In blacks continued to be oppressed throughout Americathrough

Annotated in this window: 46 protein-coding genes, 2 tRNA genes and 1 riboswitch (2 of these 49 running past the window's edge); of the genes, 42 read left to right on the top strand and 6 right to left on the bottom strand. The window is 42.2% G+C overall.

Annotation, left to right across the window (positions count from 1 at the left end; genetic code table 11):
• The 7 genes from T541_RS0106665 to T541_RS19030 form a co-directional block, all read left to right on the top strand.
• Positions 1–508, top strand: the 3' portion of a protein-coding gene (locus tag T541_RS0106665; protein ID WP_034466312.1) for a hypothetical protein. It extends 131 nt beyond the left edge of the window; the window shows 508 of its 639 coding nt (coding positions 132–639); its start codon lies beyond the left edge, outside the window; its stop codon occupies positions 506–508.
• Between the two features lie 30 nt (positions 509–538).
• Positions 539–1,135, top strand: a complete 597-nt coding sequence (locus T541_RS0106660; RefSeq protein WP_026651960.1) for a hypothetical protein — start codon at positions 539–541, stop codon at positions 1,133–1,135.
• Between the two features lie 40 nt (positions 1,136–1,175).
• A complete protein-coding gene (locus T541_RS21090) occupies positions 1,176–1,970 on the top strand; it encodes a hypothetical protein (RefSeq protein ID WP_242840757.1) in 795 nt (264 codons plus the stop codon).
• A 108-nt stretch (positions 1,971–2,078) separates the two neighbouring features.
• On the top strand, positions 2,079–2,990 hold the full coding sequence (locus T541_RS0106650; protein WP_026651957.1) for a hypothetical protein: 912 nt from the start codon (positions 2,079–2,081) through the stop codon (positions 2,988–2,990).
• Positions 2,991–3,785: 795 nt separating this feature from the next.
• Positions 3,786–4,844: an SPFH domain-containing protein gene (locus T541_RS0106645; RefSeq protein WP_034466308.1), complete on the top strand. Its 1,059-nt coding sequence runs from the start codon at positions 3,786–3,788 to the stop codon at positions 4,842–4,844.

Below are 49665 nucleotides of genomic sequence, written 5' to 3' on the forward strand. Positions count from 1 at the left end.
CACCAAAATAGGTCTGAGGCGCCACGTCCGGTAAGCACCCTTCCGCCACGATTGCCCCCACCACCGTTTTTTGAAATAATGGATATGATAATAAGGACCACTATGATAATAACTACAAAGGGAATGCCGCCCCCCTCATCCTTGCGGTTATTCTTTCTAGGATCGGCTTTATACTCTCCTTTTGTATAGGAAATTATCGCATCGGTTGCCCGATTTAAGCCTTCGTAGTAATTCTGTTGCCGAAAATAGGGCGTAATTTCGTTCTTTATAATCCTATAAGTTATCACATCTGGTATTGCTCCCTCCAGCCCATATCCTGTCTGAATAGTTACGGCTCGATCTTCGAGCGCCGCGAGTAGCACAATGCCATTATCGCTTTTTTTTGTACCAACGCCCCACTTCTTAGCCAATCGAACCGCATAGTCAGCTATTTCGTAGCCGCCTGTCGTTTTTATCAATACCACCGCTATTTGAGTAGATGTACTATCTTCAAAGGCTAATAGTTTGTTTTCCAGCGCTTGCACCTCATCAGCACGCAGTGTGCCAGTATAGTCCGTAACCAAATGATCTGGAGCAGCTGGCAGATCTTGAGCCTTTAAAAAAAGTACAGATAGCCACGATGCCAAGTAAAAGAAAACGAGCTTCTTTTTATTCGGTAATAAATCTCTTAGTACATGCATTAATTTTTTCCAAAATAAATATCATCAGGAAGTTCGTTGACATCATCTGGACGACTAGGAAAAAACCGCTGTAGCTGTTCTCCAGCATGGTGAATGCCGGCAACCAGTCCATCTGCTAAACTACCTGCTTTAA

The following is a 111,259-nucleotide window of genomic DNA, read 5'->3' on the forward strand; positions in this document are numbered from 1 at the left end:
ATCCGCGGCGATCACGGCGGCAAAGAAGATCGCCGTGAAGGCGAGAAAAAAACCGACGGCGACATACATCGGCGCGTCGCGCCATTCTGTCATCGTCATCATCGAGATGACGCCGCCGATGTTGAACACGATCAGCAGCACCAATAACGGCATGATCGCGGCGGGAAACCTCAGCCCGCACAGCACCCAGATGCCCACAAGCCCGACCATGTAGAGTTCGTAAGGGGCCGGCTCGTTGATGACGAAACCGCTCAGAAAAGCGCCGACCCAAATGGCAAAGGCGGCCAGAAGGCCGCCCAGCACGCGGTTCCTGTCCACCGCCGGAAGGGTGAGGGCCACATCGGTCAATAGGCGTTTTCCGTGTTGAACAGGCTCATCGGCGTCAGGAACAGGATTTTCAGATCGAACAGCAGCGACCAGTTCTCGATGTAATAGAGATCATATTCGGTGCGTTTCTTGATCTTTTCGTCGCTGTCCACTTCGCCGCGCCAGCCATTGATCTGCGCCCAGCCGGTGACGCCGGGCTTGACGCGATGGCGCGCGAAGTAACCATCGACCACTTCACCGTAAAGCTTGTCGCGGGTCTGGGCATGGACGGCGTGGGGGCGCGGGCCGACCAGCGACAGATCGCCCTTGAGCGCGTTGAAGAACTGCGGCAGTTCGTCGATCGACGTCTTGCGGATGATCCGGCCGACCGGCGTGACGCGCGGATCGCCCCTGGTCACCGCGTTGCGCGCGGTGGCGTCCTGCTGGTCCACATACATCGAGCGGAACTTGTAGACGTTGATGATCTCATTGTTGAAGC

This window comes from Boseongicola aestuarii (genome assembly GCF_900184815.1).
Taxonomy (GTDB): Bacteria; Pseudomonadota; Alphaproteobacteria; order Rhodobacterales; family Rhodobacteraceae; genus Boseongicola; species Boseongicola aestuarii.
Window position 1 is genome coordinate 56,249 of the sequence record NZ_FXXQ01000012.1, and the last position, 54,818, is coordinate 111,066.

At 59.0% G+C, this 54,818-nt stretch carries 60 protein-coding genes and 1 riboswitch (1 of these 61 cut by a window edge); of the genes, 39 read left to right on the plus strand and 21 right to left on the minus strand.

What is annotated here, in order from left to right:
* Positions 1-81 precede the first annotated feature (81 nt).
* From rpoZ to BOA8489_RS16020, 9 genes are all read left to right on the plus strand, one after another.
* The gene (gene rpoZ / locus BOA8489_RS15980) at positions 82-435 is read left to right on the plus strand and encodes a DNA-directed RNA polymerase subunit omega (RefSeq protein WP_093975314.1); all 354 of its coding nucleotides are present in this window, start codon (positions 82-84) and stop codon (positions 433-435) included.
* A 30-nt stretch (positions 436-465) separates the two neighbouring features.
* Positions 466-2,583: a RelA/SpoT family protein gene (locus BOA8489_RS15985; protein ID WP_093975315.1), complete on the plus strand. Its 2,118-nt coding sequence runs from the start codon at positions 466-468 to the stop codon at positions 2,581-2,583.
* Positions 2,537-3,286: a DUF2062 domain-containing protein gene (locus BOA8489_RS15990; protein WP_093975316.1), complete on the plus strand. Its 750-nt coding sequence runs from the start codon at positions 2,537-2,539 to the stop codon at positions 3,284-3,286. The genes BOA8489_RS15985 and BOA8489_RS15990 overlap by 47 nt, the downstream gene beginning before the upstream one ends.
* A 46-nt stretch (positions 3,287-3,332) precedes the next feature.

In 1958, nearly a month after being happily married in Washington D.C., Richard Loving and Mildred Jeter were dragged out of their beds at 4 a.m. in their Virginia home. Mildred, a black woman, and her husband Richard, a white man, were arrested because the couple violated Virginia’s laws on interracial marriages. Across the country in the 50’s and early 60’s disgruntled, “free” black American’s fought for their equal opportunity and civil rights they all believed would come from being freed by the 13th amendment. However, that was not the case, and blacks continued to be oppressed throughout Americathrough the use of Jim Crow Laws, the Ku Klux Klan, and by State Governments. The 50’s and 60’s became the breeding ground for the most influential period of the Civil Rights movement. In 1957, a Civil Rights Act was passed, stating thatanyone who attempted to inhibit someone from voting would face federal prosecution. This led to the use of perplexing literacy tests and other assessments by states in order to limit people from voting, specifically blacks. This continued a spiral of unfair treatment due to the fact that by “1960, 7.5% of black people were illiterate in comparison to whites only being 1.6% illiterate, also by 1960, only 42 percent of males, 25 years old and over, still had completed no more education than the eighth grade.” Oppression showed itself to black people in many forms, such as segregation, miscegenation, and general discrimination against people of color by the white communities.Segregation had been a part of American culture since slavery, blacks were slaves and whites were free. Americans kept the blacks segregated even after they were freed through the use of different companies in the military designated for blacks, schools only for blacks, restaurants, water fountains, bathrooms, etc. only for black people. Although the civil war had ended and blacks had been freed since 1865, in the 1950’s black people were still fighting for fair and even treatment. In “The Loving Story” a historical clip of someone shows them saying “I feel God had a purpose in creating the races separate, I am so proud of negroes proud to be negroes, and I’m proud of whites who are proud to be white, I am proud to be white, and I am only white because my parents practiced segregation.” In America at this time, there was a strong belief that the reason the races should be segregated is because God created them separately and therefore only those races should mix within each other. This is incredibly blind reasoning and goes against what God says in Galatians 3:28 that “There is neither Jew nor Greek, there is neither slave nor free, there is no male and female, for you are all one in Christ Jesus.” This verse alone argues against any form of segregation saying God created everyone equal and that in his eyes we are all the same as long as we have accepted Jesus Christ. In “The Loving Story”, we also see how Richard and Mildred are treated by the community, and when they are with black or mixed folks, the videos and images shown are sweet and happy ones. But then when white people talk about Richard and Mildred, it’s a completely different story. They say what Richard is doing by mixing with the colored folks is a “big no-no in the community”, and even a woman related to Richard (presumably his niece by the explanation) states that she always said to others she was no kin to him when asked if related. As harsh and as terrible as that sounds, this was white America’s standpoint on the issue in general, specifically southern white America. All of those states practiced Jim Crow Laws, segregation and miscegenation laws during the time. Finally, 1954 rolled around the Civil Rights act of 1954 ended any and all segregation laws at the state level. Sadly, this did not end miscegenation laws and that is why Richard and Mildred Loving had to take their case to the courts. In 1963, Mildred Loving wrote a letter to the Attorney General Robert F. Kennedy, who forwarded her letter to the American Civil Liberties Union which would begin the fight to end miscegenation laws in America. Miscegenation is defined by dictionary.com as “marriage or cohabitation between two people from different racial groups.”Even after the segregation laws were abolished, miscegenation laws were still present and enforced in the southern states. These such laws are the reason Richard and Mildred Loving were arrested in 1958. At the time they were just two normal people who were in love and wanted to live together in their Virginia home, they had no ambitions of becoming civil rights activists, but just like other Black American’s at the time, they were fighting for their right to be married. A review of the film cites that in society today with people who are driven by fame, it is remarkable to see the “self-effacing modesty of these two undeniable national heroes”. These were normal, humble people who all along were just trying to love each other in their homeeven in the wake of this incredible accomplishment that wasabolishing miscegenation. The director shows this in the film by using interviews that raved about the kindness and humbleness of the Loving’s and by using music that always painted a happy, yet calm setting when showing video of them being intimate, ordiscussing the case with people. One film review states “the most important aspect of this documentary was that it allowed the Loving’s to tell the story in their own way, unbiased from activists and outside agenda’s.” The film is from the voice of the people being held down by miscegenation laws. The film only offers one narrative, that the love between the Loving’s was too strong to be held down by law, and that by one way or another they would be given the chance to live happily ever after. Finally, on June 12, 1967, the fight was over. “The Supreme Court unanimously struck down Virginia’s law prohibiting interracial marriages as a violation of the 14th Amendment.” As the Columbia Missourian states “things began happening immediately in almost all of the states where miscegenation laws had once ruled.” In January of 1968 in Florida, a judge ruled that James Van Hook, a negro, could marry a white woman named Liane Peters. After this, almost all mixed couples began to marry. In a book by Peter Wallenstein, he states that “this unheard-of ability to marry between races would give hope to the fight for same-sex couples right to marry”. This was an issue that became prevalent shortly thereafter the Loving ruling when in 1971, the Gay Activists Alliance demanded same-sex marriage rights at New York City’s Marriage License Bureau. This fight for gay marriage would be shot down continuously for 45 years until Obergefell v. Hodges in 2015, which cited Loving v. Virginia in one of the reasons the same-sex marriage ban was unconstitutional. Another issue the movie brings up is the downright mistreating and hatred of blacks by white folks and white supremacy groups. The fight for true equality between race, was still very real.In America, in the 60’s and 70’s, (and still today), blacks have been discriminated against solely based on the color of their skin. This is shown heavily throughout the film with clips of white people sharing their hatred for blacks. In a specific clip from the movie, a Ku Klux Klan member is shown saying that “no matter what, there will never be a n****** in this room, and we can praise God for that”, and in another scene a woman says that “blacks and whites mixing is wrong and unacceptable, and goes against God’s natural law.” But the truth is, a feeling of hatred toward blacks was not just shown through people speaking, but acting on their hatred. In the film a Caroline County native states that the Sheriff at the time liked black people less than anyone else did, and was a known racist. He says that “he would beat the blacks up and arrest them for whatever he wanted, he was the Sherriff.” In 1955, a young boy named Emmitt Till, apparently whistled at a white woman which in turn caused a group of white men to beat him to death, gougeone of his eyes out, and weigh his body down by tying it to a cotton gin in the Tallahatchie River. On September 15, 1963, a church was bombed in Alabama killing 4 young black girls and injuring 26 other young black children readying to sing in their Sunday Choir. The bombing was claimed by the Ku Klux Klan, a white supremacy group who are the poster children for black hate, who were infamous for mobbing, lynching, and hanging of blacks. This hatred and putting down of blacks for hundreds of years finally started to come to light in America, and although these terrible things were happening, the Civil Rights movement was in full force. The passing of the Civil Rights act, Loving V. Virginia, and Voting Acts, led to black American’s finally beingseen as equal in the eyes of the law. But when the mistreatment never ended, peaceful protests for equality turned violent. In August of 1965 in Los Angeles, the black community had had enough. On Avalon Drive a group of people began to watch white police arrest a black man. As spectators believed they were “watching racially motivated abuse by police, they grew angry and a riot soon began. The rioters ranged over 50 square miles, and the five days of violence tallied up 34 dead, 1032 injured, nearly 4000 arrested and $40 million worth of property damaged.” These riots led to others in Newark, New Jersey and Detroit, Michigan, both in 1967. But who is truly at fault for these riots? It’s easy to point a finger and say clearly the looters, and rioters are at fault for this violent outbreak, but what about the events that led up to the violent outbreak of these people? Are white American’s not at some level, if not completely guilty for these outbreaks? Mistreatment, hate, segregation, miscegenation, and discrimination were only things these folks had faced in their life-time. Not to mention the 400 years of slavery and the 100 years of outright oppression after slavery and that brings us to only the 1960’s. Where for the first time, blacks are seen as equal in the eyes of the law, yet still could not be treated equally by the majority of whites. Now that all of these laws were making the black man equal, white American’shad to bend the rules to still attempt to keep blacks down. Segregation took new a new form known as redlining. Redlining is the practice of denying or increasing the cost of services, such as banking, insurance, access to jobs, access to health care, and even supermarket prices. This was put to an end in 1968 with the Fair Housing Act that prevented redlining based on race, religion, gender, familial status, disability, or ethnic origin, and later againt through the Community Reinvestment Act of 1977 that required banks to apply same lending criteria in all communities. Black people began to get a little taste of freedom and equality, but no more than just that.?As shown through numerous historical events, black people have been oppressed and discriminated against by white America for hundreds of years. The 1950’s, 60’s, and 70’s were vitally important times for the civil rights movement. Through the Civil Rights Act of 1954, The Voting Acts, Loving V. Virginia, Brown v. The Board of Education, and numerous other important court rulings and laws, more was done for black equality in this time than at any time in history outside of Lincoln’s passing of the 13th amendment. Segregation played a key role in defining American society, especially in the south, but was finally put to a legal end. Miscegenation laws were ruled unconstitutional in Loving v. Virginia, by two easy going folks who only ever intended on being able to love each other in their Virginian home. Finally, the issue of treating blacks as second class was coming to an end. Blacks were beginning to be seen as equal to all other races and as a more liberally social mind began to shape in America, blacks were given the tools to be regular Americans, and not second class citizens.